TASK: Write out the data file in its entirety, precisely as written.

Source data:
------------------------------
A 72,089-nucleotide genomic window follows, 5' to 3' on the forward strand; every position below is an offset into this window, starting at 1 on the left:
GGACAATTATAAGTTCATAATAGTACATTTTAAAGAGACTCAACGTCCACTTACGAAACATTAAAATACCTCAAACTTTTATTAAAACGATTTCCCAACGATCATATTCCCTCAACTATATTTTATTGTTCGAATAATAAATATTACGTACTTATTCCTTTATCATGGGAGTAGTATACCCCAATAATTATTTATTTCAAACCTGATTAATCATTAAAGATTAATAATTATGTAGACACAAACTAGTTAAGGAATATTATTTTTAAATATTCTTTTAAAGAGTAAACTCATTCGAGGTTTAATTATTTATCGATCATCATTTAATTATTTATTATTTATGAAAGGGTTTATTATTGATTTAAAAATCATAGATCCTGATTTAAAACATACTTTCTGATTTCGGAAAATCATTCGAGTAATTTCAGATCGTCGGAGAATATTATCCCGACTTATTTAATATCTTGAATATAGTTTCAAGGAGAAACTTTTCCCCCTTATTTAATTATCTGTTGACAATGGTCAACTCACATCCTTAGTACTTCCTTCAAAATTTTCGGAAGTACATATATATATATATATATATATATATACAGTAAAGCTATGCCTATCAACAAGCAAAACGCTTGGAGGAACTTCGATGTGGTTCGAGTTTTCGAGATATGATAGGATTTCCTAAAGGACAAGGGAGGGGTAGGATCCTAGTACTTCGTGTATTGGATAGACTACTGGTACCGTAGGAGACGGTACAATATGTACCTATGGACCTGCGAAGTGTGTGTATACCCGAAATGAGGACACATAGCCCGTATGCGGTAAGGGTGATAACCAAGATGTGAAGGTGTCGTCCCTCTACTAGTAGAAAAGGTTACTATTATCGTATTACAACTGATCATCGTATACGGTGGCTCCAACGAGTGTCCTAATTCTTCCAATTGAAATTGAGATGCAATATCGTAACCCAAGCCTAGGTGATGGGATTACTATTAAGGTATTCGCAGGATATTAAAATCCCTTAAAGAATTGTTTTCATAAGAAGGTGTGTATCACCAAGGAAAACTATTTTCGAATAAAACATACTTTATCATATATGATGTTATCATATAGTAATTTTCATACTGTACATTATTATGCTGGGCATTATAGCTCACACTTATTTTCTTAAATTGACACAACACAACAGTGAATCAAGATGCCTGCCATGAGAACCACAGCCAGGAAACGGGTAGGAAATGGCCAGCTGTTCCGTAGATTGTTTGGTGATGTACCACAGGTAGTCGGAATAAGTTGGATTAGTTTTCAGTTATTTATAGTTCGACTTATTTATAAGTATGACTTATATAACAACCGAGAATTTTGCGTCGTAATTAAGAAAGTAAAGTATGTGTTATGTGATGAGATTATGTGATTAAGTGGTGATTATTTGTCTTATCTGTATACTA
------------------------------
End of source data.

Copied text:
A 72,089-nucleotide genomic window follows, 5' to 3' on the forward strand; every position below is an offset into this window, starting at 1 on the left:
GGACAATTATAAGTTCATAATAGTACATTTTAAAGAGACTCAACGTCCACTTACGAAACATTAAAATACCTCAAACTTTTATTAAAACGATTTCCCAACGATCATATTCCCTCAACTATATTTTATTGTTCGAATAATAAATATTACGTACTTATTCCTTTATCATGGGAGTAGTATACCCCAATAATTATTTATTTCAAACCTGATTAATCATTAAAGATTAATAATTATGTAGACACAAACTAGTTAAGGAATATTATTTTTAAATATTCTTTTAAAGAGTAAACTCATTCGAGGTTTAATTATTTATCGATCATCATTTAATTATTTATTATTTATGAAAGGGTTTATTATTGATTTAAAAATCATAGATCCTGATTTAAAACATACTTTCTGATTTCGGAAAATCATTCGAGTAATTTCAGATCGTCGGAGAATATTATCCCGACTTATTTAATATCTTGAATATAGTTTCAAGGAGAAACTTTTCCCCCTTATTTAATTATCTGTTGACAATGGTCAACTCACATCCTTAGTACTTCCTTCAAAATTTTCGGAAGTACATATATATATATATATATATATATATACAGTAAAGCTATGCCTATCAACAAGCAAAACGCTTGGAGGAACTTCGATGTGGTTCGAGTTTTCGAGATATGATAGGATTTCCTAAAGGACAAGGGAGGGGTAGGATCCTAGTACTTCGTGTATTGGATAGACTACTGGTACCGTAGGAGACGGTACAATATGTACCTATGGACCTGCGAAGTGTGTGTATACCCGAAATGAGGACACATAGCCCGTATGCGGTAAGGGTGATAACCAAGATGTGAAGGTGTCGTCCCTCTACTAGTAGAAAAGGTTACTATTATCGTATTACAACTGATCATCGTATACGGTGGCTCCAACGAGTGTCCTAATTCTTCCAATTGAAATTGAGATGCAATATCGTAACCCAAGCCTAGGTGATGGGATTACTATTAAGGTATTCGCAGGATATTAAAATCCCTTAAAGAATTGTTTTCATAAGAAGGTGTGTATCACCAAGGAAAACTATTTTCGAATAAAACATACTTTATCATATATGATGTTATCATATAGTAATTTTCATACTGTACATTATTATGCTGGGCATTATAGCTCACACTTATTTTCTTAAATTGACACAACACAACAGTGAATCAAGATGCCTGCCATGAGAACCACAGCCAGGAAACGGGTAGGAAATGGCCAGCTGTTCCGTAGATTGTTTGGTGATGTACCACAGGTAGTCGGAATAAGTTGGATTAGTTTTCAGTTATTTATAGTTCGACTTATTTATAAGTATGACTTATATAACAACCGAGAATTTTGCGTCGTAATTAAGAAAGTAAAGTATGTGTTATGTGATGAGATTATGTGATTAAGTGGTGATTATTTGTCTTATCTGTATACTA